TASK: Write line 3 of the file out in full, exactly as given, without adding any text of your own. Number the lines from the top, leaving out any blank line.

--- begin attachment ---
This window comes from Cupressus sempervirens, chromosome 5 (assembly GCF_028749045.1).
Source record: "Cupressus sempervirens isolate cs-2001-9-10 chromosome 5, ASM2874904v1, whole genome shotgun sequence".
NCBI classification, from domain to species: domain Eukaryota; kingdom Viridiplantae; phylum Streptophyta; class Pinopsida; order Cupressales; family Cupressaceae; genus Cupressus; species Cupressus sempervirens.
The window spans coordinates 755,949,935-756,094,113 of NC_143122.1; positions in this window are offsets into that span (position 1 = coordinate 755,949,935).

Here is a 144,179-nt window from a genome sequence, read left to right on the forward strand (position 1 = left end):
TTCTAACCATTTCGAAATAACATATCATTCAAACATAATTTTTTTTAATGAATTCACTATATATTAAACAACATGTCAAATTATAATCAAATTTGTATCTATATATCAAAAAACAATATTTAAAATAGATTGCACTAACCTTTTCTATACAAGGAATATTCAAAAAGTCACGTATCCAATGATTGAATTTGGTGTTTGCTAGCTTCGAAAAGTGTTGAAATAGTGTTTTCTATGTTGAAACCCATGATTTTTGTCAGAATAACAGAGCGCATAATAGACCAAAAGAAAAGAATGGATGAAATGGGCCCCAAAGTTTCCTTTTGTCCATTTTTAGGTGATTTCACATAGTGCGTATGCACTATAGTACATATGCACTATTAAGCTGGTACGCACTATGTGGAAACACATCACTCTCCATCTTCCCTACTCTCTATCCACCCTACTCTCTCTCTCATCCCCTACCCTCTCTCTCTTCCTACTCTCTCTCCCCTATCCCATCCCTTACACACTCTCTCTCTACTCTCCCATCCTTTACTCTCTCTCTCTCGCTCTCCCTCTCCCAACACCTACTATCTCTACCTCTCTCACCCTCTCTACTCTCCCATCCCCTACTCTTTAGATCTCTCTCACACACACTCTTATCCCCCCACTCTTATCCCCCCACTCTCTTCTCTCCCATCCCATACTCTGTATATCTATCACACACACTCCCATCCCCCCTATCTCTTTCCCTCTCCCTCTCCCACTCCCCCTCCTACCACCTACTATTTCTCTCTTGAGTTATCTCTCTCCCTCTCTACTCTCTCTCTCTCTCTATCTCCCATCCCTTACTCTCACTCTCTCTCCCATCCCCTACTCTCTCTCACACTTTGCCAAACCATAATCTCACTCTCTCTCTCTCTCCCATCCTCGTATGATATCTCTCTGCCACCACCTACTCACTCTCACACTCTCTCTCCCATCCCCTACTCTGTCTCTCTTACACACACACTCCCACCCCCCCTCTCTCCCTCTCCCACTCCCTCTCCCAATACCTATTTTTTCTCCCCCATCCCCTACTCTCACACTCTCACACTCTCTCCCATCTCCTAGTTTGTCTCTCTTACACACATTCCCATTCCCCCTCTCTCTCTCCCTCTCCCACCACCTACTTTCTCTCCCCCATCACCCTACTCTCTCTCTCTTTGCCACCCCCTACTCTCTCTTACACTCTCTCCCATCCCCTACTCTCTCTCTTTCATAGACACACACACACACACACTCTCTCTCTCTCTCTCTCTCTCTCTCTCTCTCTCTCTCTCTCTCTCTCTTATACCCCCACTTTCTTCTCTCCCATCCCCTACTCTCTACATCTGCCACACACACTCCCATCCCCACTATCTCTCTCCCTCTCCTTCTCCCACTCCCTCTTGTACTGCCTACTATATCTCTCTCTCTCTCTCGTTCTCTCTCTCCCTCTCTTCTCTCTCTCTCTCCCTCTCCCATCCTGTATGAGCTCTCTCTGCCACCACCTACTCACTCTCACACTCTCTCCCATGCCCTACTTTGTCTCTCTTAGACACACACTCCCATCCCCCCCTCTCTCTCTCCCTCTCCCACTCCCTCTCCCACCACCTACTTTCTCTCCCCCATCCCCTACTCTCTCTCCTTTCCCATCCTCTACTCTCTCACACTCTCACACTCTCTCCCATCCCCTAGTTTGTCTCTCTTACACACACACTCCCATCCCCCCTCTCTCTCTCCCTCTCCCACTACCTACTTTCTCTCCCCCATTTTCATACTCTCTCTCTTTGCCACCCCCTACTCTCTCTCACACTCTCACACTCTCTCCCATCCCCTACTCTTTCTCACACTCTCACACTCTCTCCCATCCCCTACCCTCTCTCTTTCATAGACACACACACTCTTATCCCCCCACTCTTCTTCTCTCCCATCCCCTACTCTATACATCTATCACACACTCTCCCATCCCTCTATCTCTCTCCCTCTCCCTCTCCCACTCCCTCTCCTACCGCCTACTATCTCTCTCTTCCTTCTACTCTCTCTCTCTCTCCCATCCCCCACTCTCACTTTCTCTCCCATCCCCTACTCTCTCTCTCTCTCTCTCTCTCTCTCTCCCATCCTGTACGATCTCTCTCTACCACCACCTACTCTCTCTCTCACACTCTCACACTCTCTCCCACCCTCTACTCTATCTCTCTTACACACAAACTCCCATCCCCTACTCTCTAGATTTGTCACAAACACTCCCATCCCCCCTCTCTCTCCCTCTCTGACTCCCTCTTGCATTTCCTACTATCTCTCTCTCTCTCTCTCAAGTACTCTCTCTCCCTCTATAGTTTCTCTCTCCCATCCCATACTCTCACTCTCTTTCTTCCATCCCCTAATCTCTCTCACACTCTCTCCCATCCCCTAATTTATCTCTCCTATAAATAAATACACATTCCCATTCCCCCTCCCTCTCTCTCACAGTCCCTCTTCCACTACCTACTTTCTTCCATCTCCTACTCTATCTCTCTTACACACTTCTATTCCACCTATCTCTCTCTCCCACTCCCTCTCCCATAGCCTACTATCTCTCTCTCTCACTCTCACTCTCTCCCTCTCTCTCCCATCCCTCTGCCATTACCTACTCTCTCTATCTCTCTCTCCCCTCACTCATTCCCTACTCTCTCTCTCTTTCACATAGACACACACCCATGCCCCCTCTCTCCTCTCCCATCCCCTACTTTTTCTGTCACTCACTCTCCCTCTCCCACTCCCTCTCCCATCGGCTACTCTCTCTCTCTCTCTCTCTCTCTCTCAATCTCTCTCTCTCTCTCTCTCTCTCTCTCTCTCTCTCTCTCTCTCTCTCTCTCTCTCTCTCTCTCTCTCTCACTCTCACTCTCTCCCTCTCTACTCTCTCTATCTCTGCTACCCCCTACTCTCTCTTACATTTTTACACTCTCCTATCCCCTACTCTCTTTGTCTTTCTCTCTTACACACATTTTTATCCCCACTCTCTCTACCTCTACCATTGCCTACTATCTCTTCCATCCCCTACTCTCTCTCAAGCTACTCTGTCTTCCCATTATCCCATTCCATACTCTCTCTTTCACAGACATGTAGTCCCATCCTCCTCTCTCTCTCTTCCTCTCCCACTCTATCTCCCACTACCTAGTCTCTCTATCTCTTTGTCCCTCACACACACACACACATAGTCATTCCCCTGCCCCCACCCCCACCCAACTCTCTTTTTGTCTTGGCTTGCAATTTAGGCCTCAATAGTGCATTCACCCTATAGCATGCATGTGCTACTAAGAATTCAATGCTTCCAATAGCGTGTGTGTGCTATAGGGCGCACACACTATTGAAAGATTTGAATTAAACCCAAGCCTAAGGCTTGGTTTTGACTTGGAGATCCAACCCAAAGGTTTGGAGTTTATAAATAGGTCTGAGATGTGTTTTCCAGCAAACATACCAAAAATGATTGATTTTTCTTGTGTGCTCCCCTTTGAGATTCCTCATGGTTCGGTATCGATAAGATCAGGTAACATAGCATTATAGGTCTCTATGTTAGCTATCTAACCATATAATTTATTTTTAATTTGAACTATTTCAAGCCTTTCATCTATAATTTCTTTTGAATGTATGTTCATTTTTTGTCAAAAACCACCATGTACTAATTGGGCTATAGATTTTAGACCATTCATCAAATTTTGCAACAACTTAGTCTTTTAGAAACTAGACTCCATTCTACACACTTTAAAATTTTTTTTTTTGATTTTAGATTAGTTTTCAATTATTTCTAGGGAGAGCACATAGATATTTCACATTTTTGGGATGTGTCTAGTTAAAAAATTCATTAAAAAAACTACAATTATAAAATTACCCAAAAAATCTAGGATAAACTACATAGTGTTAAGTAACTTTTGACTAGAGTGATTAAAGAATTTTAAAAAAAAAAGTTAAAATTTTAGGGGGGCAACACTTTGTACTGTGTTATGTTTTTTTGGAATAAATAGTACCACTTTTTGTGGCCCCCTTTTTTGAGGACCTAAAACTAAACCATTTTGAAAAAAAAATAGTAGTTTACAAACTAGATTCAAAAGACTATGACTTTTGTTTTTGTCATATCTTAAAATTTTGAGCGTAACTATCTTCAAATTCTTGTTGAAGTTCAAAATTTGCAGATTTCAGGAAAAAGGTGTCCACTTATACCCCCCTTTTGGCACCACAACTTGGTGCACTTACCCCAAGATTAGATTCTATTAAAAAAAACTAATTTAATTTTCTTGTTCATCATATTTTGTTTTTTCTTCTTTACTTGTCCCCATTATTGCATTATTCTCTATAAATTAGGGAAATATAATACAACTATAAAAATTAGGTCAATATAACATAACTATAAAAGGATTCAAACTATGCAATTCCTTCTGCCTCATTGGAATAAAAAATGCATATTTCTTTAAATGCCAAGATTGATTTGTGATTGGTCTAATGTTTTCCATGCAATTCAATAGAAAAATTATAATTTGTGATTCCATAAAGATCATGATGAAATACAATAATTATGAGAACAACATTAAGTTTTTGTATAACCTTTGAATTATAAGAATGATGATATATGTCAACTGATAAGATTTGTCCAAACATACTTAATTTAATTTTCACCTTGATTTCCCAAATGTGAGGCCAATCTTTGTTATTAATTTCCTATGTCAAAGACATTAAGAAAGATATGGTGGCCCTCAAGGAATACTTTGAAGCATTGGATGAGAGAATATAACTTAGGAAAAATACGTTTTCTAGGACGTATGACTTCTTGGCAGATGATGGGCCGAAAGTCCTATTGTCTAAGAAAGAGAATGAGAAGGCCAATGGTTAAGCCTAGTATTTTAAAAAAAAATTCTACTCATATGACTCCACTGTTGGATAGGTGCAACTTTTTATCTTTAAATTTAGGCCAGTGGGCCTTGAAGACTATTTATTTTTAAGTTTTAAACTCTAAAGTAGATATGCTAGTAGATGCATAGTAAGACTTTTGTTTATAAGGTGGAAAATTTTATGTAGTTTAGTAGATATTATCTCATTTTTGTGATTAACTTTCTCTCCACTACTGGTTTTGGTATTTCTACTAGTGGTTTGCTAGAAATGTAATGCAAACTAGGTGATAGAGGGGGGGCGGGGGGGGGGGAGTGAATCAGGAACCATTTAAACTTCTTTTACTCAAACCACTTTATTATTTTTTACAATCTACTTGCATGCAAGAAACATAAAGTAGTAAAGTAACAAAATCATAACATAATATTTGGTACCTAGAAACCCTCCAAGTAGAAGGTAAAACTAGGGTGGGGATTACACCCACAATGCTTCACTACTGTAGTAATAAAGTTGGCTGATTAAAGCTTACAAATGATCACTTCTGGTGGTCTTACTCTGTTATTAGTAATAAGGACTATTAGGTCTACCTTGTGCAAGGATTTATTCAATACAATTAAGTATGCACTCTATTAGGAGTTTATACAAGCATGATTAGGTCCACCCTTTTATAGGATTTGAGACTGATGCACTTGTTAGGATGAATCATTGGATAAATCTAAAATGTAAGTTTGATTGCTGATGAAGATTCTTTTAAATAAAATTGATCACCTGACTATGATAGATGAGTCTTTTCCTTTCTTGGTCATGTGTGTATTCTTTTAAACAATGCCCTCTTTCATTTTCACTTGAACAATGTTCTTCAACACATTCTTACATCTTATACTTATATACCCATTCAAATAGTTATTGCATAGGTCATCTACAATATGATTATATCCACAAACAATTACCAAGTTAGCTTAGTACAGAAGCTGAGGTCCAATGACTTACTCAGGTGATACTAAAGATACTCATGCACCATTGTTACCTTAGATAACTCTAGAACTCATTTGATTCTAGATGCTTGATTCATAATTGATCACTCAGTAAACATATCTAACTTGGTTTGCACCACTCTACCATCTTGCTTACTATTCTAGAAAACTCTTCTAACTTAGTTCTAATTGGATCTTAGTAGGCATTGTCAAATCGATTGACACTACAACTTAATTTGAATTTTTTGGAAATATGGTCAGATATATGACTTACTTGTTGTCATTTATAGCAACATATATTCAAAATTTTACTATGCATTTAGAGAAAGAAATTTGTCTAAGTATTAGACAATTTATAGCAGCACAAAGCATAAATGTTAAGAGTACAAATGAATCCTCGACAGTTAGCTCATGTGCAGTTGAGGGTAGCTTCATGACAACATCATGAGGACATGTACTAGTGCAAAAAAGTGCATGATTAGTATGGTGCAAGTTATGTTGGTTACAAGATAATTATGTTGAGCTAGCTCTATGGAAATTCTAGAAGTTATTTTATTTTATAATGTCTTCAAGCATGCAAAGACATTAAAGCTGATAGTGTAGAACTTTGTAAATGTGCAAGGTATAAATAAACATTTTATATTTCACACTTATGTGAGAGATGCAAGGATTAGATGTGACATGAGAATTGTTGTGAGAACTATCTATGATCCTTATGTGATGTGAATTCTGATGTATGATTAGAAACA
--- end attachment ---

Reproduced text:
NCBI classification, from domain to species: domain Eukaryota; kingdom Viridiplantae; phylum Streptophyta; class Pinopsida; order Cupressales; family Cupressaceae; genus Cupressus; species Cupressus sempervirens.